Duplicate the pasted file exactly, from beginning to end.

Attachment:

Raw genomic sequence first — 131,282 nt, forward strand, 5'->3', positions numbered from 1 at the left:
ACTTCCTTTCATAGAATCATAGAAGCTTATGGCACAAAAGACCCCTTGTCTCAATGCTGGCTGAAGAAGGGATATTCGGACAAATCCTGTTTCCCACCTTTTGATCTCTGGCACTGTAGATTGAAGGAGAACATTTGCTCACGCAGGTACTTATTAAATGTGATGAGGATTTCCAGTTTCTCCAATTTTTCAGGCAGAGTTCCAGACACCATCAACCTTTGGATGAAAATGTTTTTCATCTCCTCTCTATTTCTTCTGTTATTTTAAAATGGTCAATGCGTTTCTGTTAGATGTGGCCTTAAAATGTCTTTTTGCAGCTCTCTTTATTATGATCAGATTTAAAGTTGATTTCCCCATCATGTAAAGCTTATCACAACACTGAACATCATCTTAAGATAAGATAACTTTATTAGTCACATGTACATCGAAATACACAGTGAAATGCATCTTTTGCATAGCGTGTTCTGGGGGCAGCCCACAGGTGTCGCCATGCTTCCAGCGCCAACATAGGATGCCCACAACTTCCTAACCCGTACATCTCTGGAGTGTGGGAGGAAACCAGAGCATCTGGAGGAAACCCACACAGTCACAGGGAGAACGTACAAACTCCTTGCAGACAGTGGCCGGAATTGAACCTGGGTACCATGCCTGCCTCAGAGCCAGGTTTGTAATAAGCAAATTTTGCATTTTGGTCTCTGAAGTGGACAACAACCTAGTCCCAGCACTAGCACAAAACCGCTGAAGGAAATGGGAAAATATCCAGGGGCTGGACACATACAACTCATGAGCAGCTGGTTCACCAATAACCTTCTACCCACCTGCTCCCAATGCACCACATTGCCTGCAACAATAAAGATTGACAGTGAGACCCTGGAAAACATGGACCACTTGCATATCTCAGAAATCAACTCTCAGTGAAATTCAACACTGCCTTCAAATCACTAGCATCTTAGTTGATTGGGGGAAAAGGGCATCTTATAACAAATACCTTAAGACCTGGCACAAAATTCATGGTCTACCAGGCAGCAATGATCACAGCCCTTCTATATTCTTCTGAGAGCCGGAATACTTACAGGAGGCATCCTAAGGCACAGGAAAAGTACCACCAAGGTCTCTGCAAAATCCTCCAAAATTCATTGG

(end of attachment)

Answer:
Raw genomic sequence first — 131,282 nt, forward strand, 5'->3', positions numbered from 1 at the left:
ACTTCCTTTCATAGAATCATAGAAGCTTATGGCACAAAAGACCCCTTGTCTCAATGCTGGCTGAAGAAGGGATATTCGGACAAATCCTGTTTCCCACCTTTTGATCTCTGGCACTGTAGATTGAAGGAGAACATTTGCTCACGCAGGTACTTATTAAATGTGATGAGGATTTCCAGTTTCTCCAATTTTTCAGGCAGAGTTCCAGACACCATCAACCTTTGGATGAAAATGTTTTTCATCTCCTCTCTATTTCTTCTGTTATTTTAAAATGGTCAATGCGTTTCTGTTAGATGTGGCCTTAAAATGTCTTTTTGCAGCTCTCTTTATTATGATCAGATTTAAAGTTGATTTCCCCATCATGTAAAGCTTATCACAACACTGAACATCATCTTAAGATAAGATAACTTTATTAGTCACATGTACATCGAAATACACAGTGAAATGCATCTTTTGCATAGCGTGTTCTGGGGGCAGCCCACAGGTGTCGCCATGCTTCCAGCGCCAACATAGGATGCCCACAACTTCCTAACCCGTACATCTCTGGAGTGTGGGAGGAAACCAGAGCATCTGGAGGAAACCCACACAGTCACAGGGAGAACGTACAAACTCCTTGCAGACAGTGGCCGGAATTGAACCTGGGTACCATGCCTGCCTCAGAGCCAGGTTTGTAATAAGCAAATTTTGCATTTTGGTCTCTGAAGTGGACAACAACCTAGTCCCAGCACTAGCACAAAACCGCTGAAGGAAATGGGAAAATATCCAGGGGCTGGACACATACAACTCATGAGCAGCTGGTTCACCAATAACCTTCTACCCACCTGCTCCCAATGCACCACATTGCCTGCAACAATAAAGATTGACAGTGAGACCCTGGAAAACATGGACCACTTGCATATCTCAGAAATCAACTCTCAGTGAAATTCAACACTGCCTTCAAATCACTAGCATCTTAGTTGATTGGGGGAAAAGGGCATCTTATAACAAATACCTTAAGACCTGGCACAAAATTCATGGTCTACCAGGCAGCAATGATCACAGCCCTTCTATATTCTTCTGAGAGCCGGAATACTTACAGGAGGCATCCTAAGGCACAGGAAAAGTACCACCAAGGTCTCTGCAAAATCCTCCAAAATTCATTGG